Van Eyck's The Crucifixion; The Last Judgment: Rethinking a Masterwork

Maryan Ainsworth and Keith Christiansen
February 2, 2016

Van Eyck's The Crucifixion; The Last Judgment
Jan van Eyck (Netherlandish, ca. 1390–1441) and Workshop Assistant. The Crucifixion; The Last Judgment, ca. 1440–41. Oil on canvas, transferred from wood; Each 22 1/4 x 7 2/3 in. (56.5 x 19.7 cm). The Metropolitan Museum of Art, New York, Fletcher Fund, 1933 (33.92ab)

«The past as fixed in amber? Nothing more to learn about an artwork? Nonsense! Digging deeper into the history of a work of art depends on the questions one asks and the ways in which scholars use the investigatory tools at their disposal.

On January 25, the Department of European Paintings let everyone in on one of the most fascinating and unexpected reassessments I can think of, relating to one of the Met's most prestigious masterpieces: Jan van Eyck's "diptych" (but was it a diptych?) of the Crucifixion and Last Judgment, which is on view through April 24 in the exhibition A New Look at a Van Eyck Masterpiece

Sophie Scully looks through a microscope

Conservation Research Scholar Sophie Scully removes gilding added to the artwork's frame in the nineteenth century. Photograph by the author

To think this all began with an examination of the frame. Above, Conservation Research Scholar Sophie Scully works with the aid of a microscope as she removes the modern gilding that, since the nineteenth century, has hidden a fragmentary inscription related to the subjects of the two pictures that was carefully lettered on a red background.

Probing deeper into this painting is a project that involves people from many different disciplines, all working together to achieve a deeper understanding of the origin, initial appearance, and meaning of this amazing work. A New Look at a Van Eyck Masterpiece shows where we are now in the process—for this is a work in progress. Among the recent findings on display in the exhibition is a newly identified drawing from Rotterdam's Museum Boijmans Van Beuningen that relates directly to the Crucifixion painting.

Imagine—this is all taking place at the same time that one of the landmarks of European painting, the Ghent Altarpiece (located in Saint Bavo's Cathedral, Ghent), is being cleaned and examined, and the VERONA Project is investigating all of the Van Eyck paintings held in European collections. We thought the time had come to accompany our exhibition with an event that will enable everyone to find out where we are in our understanding of this extraordinary master: a Sunday at the Met program, Rethinking Jan van Eyck: Discoveries from New Technical Investigations of His Paintings, on April 17. Join us then to learn more!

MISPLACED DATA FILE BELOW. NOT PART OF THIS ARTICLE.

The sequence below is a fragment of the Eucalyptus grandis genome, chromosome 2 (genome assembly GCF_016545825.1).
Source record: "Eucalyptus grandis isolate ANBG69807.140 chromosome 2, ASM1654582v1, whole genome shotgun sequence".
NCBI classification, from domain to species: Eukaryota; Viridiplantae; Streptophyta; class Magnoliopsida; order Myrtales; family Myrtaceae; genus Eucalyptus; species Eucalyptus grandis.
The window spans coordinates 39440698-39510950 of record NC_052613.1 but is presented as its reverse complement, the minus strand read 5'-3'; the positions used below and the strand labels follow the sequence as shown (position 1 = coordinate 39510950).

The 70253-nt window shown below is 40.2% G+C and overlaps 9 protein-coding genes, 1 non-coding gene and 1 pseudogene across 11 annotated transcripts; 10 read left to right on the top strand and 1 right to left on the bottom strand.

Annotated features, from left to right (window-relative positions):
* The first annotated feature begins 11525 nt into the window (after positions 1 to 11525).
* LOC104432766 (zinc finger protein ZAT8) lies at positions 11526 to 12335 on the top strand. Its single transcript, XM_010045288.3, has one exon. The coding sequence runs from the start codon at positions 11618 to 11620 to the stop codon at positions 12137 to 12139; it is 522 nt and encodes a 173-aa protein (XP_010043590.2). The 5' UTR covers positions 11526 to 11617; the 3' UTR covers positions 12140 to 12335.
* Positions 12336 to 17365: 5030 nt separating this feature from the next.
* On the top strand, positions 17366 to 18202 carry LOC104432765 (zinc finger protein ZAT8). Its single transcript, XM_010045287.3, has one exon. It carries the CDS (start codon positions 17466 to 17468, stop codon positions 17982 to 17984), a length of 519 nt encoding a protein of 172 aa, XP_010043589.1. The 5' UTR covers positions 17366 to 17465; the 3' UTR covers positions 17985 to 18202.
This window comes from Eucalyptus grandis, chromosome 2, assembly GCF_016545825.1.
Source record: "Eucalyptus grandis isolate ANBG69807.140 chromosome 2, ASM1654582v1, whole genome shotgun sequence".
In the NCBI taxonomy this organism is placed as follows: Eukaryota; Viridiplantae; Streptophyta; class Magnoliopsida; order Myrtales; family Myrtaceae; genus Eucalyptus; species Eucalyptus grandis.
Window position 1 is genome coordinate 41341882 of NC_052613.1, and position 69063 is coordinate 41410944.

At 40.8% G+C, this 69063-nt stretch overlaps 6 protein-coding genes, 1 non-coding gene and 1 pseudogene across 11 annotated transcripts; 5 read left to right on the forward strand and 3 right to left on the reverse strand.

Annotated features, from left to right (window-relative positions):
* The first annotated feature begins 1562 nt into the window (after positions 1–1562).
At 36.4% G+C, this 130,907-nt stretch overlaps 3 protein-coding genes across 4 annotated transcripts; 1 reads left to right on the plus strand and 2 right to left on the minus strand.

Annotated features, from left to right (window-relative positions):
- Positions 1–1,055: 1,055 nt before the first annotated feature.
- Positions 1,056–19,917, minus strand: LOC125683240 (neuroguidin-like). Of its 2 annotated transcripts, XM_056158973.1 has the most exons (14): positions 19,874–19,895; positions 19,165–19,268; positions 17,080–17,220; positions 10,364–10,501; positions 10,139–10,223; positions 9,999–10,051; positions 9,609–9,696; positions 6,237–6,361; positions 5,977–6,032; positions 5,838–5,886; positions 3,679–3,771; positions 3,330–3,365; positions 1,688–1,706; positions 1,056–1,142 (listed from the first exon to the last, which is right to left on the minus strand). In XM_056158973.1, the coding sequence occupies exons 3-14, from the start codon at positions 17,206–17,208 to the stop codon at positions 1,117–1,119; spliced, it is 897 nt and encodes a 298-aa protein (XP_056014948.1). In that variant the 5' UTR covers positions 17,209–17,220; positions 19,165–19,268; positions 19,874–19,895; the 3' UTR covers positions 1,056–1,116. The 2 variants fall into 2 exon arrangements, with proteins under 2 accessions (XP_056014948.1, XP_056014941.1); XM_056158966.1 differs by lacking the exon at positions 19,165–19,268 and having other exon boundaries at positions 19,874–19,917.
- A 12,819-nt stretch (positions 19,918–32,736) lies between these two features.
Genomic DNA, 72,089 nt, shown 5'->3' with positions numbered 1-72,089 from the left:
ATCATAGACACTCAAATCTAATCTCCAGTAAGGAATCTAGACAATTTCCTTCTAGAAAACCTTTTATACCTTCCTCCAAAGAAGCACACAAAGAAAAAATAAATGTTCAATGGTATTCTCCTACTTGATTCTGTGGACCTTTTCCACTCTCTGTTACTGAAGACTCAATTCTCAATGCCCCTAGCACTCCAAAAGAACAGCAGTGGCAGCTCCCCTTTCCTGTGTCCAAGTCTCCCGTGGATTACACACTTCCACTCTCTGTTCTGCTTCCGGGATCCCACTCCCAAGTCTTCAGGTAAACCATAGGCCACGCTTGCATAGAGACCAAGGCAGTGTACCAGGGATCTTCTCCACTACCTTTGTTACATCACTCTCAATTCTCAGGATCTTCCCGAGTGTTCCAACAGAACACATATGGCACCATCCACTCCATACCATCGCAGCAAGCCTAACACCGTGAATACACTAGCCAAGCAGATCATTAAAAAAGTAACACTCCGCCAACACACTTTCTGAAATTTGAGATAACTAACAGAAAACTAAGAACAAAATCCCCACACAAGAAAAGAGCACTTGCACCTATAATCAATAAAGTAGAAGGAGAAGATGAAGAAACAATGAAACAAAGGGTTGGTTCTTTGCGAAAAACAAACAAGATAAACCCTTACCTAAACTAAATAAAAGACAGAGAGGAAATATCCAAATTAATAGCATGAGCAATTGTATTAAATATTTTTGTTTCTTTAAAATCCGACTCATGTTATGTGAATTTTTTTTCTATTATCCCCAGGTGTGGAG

Related Links
A New Look at a Van Eyck Masterpiece, on view January 25–April 24, 2016
82nd and Fifth: Noise by Maryan W. Ainsworth

Related Event
Sunday at the Met
Rethinking Jan van Eyck: Discoveries from New Technical Investigations of His Paintings
April 17, 2016, 3:00–4:30 p.m.
The Grace Rainey Rogers Auditorium

Maryan Ainsworth

Curator Emerita Maryan Ainsworth received her BA and MA in Art History from Oberlin College and her PhD from Yale University. A Museum staff member since 1977, she has specialized in the technical examination of paintings, initially in the Department of Paintings Conservation and subsequently as curator in European Paintings. Her publications and exhibitions include monographic studies on Bouts, Christus, David, Gossart, and Coecke van Alest, as well as the Met's early German paintings. Maryan is an adjunct professor at Barnard College, and she has been awarded the titles of Chevalier de l'Ordre de la Couronne (2001) and Chevalier de l'Ordre de Léopold (2011), bestowed by King Albert II of Belgium.

Keith Christiansen

Keith Christiansen, John Pope-Hennessy Chairman of the Department of European Paintings, began work at the Met in 1977, and during that time he has organized numerous exhibitions ranging in subject from painting in fifteenth-century Siena, Andrea Mantegna, and the Renaissance portrait, to Giambattista Tiepolo, El Greco, Caravaggio, Ribera, and Nicolas Poussin. He has written widely on Italian painting and is the recipient of several awards. Keith has also taught at Columbia University and New York University's Institute of Fine Art. Raised in Seattle, Washington, and Concord, California, he attended the University of California campuses at Santa Cruz and Los Angeles, and received his PhD from Harvard University.